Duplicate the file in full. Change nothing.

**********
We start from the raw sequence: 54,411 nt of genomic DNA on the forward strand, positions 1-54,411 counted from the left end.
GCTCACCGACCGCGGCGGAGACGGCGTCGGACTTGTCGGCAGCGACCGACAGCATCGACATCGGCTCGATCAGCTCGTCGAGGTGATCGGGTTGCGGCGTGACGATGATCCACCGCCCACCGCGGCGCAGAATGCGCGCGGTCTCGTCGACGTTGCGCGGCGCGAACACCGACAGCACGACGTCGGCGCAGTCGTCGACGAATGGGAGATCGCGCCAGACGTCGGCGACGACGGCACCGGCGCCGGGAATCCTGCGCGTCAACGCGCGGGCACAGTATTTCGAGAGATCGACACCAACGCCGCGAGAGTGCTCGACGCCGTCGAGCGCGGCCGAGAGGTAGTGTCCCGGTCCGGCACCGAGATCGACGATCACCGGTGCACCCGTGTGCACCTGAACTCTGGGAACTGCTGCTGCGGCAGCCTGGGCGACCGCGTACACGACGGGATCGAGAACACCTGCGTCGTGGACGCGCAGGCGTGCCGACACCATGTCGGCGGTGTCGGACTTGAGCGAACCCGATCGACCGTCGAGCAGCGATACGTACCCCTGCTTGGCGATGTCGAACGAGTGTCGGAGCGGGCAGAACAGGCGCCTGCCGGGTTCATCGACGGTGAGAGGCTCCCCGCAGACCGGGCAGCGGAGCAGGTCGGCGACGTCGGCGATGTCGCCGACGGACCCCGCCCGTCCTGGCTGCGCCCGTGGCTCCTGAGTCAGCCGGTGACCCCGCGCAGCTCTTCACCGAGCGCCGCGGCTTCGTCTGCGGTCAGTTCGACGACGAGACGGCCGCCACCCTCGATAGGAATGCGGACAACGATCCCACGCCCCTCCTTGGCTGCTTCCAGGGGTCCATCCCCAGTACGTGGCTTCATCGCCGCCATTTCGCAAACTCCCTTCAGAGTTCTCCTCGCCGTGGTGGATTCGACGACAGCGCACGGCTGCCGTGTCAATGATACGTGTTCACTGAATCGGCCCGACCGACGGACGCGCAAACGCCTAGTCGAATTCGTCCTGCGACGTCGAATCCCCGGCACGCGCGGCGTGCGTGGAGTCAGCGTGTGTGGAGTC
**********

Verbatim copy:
We start from the raw sequence: 54,411 nt of genomic DNA on the forward strand, positions 1-54,411 counted from the left end.
GCTCACCGACCGCGGCGGAGACGGCGTCGGACTTGTCGGCAGCGACCGACAGCATCGACATCGGCTCGATCAGCTCGTCGAGGTGATCGGGTTGCGGCGTGACGATGATCCACCGCCCACCGCGGCGCAGAATGCGCGCGGTCTCGTCGACGTTGCGCGGCGCGAACACCGACAGCACGACGTCGGCGCAGTCGTCGACGAATGGGAGATCGCGCCAGACGTCGGCGACGACGGCACCGGCGCCGGGAATCCTGCGCGTCAACGCGCGGGCACAGTATTTCGAGAGATCGACACCAACGCCGCGAGAGTGCTCGACGCCGTCGAGCGCGGCCGAGAGGTAGTGTCCCGGTCCGGCACCGAGATCGACGATCACCGGTGCACCCGTGTGCACCTGAACTCTGGGAACTGCTGCTGCGGCAGCCTGGGCGACCGCGTACACGACGGGATCGAGAACACCTGCGTCGTGGACGCGCAGGCGTGCCGACACCATGTCGGCGGTGTCGGACTTGAGCGAACCCGATCGACCGTCGAGCAGCGATACGTACCCCTGCTTGGCGATGTCGAACGAGTGTCGGAGCGGGCAGAACAGGCGCCTGCCGGGTTCATCGACGGTGAGAGGCTCCCCGCAGACCGGGCAGCGGAGCAGGTCGGCGACGTCGGCGATGTCGCCGACGGACCCCGCCCGTCCTGGCTGCGCCCGTGGCTCCTGAGTCAGCCGGTGACCCCGCGCAGCTCTTCACCGAGCGCCGCGGCTTCGTCTGCGGTCAGTTCGACGACGAGACGGCCGCCACCCTCGATAGGAATGCGGACAACGATCCCACGCCCCTCCTTGGCTGCTTCCAGGGGTCCATCCCCAGTACGTGGCTTCATCGCCGCCATTTCGCAAACTCCCTTCAGAGTTCTCCTCGCCGTGGTGGATTCGACGACAGCGCACGGCTGCCGTGTCAATGATACGTGTTCACTGAATCGGCCCGACCGACGGACGCGCAAACGCCTAGTCGAATTCGTCCTGCGACGTCGAATCCCCGGCACGCGCGGCGTGCGTGGAGTCAGCGTGTGTGGAGTC